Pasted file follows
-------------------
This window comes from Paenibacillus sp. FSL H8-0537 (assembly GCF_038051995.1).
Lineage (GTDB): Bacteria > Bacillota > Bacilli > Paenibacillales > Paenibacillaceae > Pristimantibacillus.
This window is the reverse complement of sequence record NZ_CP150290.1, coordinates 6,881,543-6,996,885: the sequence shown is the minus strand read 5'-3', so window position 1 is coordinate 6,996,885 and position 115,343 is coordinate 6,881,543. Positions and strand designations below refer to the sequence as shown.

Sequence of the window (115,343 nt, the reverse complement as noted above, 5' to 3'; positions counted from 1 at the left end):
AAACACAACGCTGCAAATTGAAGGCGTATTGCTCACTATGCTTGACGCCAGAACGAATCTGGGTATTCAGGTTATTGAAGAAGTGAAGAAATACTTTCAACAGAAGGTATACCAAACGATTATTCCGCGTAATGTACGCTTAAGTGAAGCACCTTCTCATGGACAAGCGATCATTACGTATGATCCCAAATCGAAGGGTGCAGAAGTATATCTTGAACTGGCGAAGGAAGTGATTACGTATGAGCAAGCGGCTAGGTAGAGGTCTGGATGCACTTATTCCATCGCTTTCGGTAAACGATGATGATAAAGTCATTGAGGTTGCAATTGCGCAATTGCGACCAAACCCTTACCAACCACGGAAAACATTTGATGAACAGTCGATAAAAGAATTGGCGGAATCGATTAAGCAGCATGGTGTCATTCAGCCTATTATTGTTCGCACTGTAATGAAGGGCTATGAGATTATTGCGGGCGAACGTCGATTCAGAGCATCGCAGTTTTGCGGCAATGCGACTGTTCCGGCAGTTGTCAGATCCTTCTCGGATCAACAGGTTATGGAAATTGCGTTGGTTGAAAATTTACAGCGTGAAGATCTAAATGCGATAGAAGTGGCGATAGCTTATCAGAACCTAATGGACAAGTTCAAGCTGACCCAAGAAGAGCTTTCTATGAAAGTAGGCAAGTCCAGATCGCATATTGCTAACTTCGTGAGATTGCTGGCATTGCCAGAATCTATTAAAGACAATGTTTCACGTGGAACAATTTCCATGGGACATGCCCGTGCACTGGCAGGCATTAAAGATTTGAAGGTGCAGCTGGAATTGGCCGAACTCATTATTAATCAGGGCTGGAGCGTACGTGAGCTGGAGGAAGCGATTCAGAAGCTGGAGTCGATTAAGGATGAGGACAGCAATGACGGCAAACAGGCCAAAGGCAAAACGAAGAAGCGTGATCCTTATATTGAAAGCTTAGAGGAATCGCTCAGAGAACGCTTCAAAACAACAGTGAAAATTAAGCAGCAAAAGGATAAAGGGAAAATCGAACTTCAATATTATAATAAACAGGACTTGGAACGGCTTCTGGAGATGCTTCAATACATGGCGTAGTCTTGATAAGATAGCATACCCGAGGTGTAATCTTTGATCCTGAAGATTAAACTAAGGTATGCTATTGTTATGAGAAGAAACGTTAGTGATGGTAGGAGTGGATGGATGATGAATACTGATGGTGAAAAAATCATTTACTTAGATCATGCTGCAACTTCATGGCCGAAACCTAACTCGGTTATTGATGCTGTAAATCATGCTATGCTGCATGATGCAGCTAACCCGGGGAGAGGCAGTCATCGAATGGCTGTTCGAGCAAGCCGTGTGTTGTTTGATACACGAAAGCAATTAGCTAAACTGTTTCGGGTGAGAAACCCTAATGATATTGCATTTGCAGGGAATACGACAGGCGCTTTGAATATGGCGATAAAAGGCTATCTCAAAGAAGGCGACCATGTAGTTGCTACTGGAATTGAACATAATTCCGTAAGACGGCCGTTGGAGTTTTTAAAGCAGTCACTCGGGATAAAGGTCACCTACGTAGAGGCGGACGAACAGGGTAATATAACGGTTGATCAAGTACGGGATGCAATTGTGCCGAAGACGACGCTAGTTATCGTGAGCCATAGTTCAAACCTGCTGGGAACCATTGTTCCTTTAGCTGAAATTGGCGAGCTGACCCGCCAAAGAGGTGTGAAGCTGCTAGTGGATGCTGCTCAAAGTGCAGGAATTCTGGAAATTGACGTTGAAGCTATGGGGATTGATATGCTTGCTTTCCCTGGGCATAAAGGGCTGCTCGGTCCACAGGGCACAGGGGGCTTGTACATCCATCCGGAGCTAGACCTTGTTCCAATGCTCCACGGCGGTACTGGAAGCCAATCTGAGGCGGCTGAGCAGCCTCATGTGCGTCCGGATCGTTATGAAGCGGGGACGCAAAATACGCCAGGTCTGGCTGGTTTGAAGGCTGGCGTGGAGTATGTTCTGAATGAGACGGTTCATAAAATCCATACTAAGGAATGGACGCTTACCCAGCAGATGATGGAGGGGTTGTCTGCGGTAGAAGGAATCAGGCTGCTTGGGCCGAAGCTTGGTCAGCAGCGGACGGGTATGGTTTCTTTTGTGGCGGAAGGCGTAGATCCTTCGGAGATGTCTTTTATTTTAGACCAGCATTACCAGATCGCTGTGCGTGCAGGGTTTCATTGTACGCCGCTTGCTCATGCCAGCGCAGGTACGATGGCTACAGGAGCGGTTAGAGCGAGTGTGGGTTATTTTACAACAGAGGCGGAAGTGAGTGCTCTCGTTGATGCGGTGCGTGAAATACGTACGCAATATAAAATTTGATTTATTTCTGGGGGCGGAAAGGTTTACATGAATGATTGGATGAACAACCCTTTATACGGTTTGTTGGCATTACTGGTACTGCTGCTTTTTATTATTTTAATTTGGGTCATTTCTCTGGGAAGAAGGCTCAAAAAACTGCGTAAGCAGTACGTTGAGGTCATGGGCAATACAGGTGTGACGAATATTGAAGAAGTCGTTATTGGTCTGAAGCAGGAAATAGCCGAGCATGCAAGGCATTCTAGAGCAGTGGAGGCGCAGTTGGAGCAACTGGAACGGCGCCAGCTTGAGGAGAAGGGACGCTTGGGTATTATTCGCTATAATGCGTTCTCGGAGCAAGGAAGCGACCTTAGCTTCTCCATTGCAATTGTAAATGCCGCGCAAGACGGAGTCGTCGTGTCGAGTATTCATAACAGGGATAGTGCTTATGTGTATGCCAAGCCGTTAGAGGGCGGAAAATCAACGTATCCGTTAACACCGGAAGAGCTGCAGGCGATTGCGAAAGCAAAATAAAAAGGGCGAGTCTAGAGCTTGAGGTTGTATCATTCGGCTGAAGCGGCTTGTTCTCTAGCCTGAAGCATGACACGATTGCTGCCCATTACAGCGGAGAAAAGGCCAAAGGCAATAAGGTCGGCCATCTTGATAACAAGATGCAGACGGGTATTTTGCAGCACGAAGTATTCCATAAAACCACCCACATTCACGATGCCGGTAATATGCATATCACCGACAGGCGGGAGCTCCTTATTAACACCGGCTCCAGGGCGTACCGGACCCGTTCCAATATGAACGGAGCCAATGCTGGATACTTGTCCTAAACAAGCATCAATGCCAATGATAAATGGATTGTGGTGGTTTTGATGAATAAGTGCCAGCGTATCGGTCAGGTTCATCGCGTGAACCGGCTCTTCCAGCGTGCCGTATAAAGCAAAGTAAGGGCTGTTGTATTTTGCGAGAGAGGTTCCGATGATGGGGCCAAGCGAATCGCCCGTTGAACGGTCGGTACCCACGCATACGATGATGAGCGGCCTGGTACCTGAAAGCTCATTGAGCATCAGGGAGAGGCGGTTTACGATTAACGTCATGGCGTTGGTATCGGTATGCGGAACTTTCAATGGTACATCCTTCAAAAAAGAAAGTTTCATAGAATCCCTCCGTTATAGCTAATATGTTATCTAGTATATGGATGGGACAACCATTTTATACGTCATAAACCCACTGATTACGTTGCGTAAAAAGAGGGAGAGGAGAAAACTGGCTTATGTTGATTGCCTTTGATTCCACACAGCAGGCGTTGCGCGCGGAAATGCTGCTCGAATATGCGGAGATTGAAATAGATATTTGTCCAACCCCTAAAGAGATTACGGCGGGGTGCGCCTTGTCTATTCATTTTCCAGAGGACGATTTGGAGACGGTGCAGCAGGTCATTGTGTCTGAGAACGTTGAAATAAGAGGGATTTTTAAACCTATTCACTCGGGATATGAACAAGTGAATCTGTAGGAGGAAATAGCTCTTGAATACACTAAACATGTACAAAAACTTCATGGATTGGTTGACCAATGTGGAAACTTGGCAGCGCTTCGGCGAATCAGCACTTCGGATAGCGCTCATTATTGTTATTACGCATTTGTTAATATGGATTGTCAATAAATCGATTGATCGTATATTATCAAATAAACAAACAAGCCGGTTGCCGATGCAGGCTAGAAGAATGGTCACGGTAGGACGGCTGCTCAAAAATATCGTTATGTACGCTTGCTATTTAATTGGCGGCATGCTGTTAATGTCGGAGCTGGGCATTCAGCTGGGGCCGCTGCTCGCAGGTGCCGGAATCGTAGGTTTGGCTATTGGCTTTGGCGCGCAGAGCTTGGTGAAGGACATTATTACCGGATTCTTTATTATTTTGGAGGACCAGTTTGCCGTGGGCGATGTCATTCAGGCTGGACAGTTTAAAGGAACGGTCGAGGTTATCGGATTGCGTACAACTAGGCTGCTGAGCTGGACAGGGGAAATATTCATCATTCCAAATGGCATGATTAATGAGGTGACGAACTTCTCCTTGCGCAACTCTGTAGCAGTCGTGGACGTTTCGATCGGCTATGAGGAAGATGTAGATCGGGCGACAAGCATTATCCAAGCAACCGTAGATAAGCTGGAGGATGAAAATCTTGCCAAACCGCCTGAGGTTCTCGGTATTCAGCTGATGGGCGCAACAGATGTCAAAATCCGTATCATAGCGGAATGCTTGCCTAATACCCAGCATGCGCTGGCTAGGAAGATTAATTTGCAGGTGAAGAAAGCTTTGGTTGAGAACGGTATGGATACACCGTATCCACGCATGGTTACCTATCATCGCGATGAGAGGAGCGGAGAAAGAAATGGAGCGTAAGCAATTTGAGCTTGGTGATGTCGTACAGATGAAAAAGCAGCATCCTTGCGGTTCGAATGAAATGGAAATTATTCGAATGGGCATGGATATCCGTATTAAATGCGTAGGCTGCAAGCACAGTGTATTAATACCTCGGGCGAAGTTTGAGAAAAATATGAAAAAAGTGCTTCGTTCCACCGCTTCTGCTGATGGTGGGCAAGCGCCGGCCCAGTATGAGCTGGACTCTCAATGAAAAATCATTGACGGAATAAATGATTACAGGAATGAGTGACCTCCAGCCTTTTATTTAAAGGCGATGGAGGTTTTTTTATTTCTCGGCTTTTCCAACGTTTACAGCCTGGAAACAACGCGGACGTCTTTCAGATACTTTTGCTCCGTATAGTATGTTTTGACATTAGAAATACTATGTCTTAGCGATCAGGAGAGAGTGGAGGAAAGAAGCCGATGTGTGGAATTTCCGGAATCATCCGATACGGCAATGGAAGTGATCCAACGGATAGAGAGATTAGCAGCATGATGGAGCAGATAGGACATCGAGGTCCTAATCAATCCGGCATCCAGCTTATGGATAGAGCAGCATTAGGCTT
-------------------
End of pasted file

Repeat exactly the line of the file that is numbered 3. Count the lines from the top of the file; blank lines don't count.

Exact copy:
This window is the reverse complement of sequence record NZ_CP150290.1, coordinates 6,881,543-6,996,885: the sequence shown is the minus strand read 5'-3', so window position 1 is coordinate 6,996,885 and position 115,343 is coordinate 6,881,543. Positions and strand designations below refer to the sequence as shown.